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Shorter telomere length is linked to brain atrophy and white matter hyperintensities.

Authors: Mikael M. Wikgren, Thomas T. Karlsson, Hedvig H. Söderlund, Annelie A. Nordin, Göran G. Roos, Lars-Göran LG. Nilsson, Rolf R. Adolfsson, Karl-Fredrik KF. Norrback
Published: 11/14/2013, Age and ageing


leukocyte telomere length (TL) is considered a marker of biological aging. Several studies have investigated the link between leukocyte TL and aging-associated functional attributes of the brain, but no prior study has investigated whether TL can be linked to brain atrophy and white matter hyperintensities (WMHs); two prominent structural manifestations of brain aging.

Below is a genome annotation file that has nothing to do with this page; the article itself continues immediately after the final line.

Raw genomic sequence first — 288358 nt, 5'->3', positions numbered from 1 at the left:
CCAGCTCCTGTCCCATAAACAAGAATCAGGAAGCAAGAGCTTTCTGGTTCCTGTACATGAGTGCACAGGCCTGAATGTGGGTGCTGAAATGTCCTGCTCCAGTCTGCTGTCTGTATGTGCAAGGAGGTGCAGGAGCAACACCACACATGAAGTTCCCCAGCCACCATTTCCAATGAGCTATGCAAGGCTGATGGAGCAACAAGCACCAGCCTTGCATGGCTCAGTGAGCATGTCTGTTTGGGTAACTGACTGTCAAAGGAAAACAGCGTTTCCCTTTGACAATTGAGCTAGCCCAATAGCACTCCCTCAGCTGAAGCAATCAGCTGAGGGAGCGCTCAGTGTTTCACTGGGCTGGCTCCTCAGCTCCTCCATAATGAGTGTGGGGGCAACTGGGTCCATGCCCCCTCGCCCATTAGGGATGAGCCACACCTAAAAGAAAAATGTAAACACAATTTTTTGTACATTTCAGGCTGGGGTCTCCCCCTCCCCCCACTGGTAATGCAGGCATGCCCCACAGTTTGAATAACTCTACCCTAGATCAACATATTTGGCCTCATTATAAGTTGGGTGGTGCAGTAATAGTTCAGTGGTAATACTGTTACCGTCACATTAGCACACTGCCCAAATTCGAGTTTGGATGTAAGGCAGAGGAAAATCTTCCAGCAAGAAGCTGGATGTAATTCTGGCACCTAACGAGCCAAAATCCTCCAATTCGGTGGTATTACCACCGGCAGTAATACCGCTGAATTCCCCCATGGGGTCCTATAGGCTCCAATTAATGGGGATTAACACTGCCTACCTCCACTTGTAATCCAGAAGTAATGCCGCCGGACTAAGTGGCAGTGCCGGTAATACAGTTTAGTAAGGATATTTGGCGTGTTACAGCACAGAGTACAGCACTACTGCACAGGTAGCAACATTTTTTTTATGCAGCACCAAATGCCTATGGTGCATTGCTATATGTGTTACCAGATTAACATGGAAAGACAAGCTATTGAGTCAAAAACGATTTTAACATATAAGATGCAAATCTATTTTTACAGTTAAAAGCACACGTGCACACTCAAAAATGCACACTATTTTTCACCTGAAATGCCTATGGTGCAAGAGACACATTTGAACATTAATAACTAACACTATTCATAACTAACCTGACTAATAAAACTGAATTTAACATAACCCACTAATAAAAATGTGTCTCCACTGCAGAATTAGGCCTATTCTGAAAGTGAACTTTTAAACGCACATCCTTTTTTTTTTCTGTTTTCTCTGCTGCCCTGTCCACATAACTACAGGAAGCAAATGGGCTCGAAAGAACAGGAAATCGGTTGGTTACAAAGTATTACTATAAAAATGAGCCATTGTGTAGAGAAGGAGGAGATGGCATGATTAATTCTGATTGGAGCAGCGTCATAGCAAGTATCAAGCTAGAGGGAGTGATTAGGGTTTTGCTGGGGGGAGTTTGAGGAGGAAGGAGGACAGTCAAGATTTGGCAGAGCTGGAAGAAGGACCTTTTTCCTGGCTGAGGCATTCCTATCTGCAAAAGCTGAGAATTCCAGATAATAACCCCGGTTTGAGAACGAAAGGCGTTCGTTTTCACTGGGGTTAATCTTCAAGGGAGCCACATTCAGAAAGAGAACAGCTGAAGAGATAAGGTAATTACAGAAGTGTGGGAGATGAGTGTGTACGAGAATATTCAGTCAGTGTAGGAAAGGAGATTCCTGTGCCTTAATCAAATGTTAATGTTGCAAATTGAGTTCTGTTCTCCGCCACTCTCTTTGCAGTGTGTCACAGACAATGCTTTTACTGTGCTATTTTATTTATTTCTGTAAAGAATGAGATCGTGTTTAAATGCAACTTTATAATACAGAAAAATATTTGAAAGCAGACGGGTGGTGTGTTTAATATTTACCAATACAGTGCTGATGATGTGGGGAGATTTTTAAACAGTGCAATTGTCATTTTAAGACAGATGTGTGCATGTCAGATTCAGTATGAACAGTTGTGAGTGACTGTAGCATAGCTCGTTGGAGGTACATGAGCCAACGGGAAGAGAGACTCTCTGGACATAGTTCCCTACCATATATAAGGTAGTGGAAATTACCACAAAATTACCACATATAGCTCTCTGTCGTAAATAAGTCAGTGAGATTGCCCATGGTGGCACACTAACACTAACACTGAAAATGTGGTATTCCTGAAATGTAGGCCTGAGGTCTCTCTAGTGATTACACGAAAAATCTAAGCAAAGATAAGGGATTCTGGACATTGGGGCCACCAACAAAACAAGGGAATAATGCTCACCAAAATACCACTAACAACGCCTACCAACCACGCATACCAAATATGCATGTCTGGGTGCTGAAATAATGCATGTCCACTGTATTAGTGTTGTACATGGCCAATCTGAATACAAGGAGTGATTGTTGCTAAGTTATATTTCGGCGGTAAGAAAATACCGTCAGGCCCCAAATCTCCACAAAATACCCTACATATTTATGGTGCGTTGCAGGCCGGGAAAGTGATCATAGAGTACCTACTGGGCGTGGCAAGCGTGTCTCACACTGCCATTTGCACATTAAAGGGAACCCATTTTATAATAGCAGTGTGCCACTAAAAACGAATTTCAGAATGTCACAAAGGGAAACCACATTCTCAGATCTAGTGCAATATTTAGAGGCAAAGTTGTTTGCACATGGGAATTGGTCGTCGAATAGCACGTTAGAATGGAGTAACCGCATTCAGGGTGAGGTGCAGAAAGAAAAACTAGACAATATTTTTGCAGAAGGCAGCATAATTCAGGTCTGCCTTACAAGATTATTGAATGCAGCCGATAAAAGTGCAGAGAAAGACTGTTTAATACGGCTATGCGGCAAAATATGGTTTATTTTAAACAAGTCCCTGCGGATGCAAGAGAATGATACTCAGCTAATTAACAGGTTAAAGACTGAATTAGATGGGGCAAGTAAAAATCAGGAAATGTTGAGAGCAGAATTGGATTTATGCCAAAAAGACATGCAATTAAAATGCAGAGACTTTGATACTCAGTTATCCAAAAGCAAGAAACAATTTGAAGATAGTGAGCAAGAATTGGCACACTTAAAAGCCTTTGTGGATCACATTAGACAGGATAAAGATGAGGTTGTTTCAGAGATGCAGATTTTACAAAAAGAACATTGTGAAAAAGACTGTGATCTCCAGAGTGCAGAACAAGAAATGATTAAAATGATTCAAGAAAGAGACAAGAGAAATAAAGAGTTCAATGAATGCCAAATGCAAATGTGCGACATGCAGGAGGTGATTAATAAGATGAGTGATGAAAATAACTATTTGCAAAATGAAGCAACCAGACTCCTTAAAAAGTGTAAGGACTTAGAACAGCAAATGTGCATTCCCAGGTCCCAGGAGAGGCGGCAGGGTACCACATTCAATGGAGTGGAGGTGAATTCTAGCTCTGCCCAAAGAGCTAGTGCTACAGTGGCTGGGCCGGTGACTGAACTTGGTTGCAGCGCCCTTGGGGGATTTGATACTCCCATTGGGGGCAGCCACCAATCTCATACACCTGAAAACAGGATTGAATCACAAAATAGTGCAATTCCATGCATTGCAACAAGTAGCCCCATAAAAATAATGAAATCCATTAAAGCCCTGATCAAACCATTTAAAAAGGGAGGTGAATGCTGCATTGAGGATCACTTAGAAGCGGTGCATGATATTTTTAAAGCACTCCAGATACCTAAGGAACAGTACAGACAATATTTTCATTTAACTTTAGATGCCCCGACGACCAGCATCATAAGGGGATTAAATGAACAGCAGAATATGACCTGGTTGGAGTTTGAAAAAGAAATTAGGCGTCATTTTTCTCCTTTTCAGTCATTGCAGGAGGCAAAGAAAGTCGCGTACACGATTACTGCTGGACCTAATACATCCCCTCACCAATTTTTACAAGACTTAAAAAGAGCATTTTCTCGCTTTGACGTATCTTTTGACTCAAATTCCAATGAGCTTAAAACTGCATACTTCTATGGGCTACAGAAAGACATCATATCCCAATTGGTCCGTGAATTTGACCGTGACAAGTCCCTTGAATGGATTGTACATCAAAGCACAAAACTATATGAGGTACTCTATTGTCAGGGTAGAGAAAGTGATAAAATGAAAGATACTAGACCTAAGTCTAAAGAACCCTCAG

we investigated whether leukocyte TL was related to brain atrophy and WMHs in a sample of 102 non-demented individuals aged 64-75 years.


shorter TL was related to greater degree of subcortical atrophy (β = -0.217, P = 0.034), but not to cortical atrophy. Furthermore, TL was 371 bp shorter (P = 0.041) in participants exhibiting subcortical WMHs, and 552 bp shorter (P = 0.009) in older participants exhibiting periventricular WMHs.


this study provides the first evidence of leukocyte TL being associated with cerebral subcortical atrophy and WMHs, lending further support to the concept of TL as a marker of biological aging, and in particular that of the aging brain.

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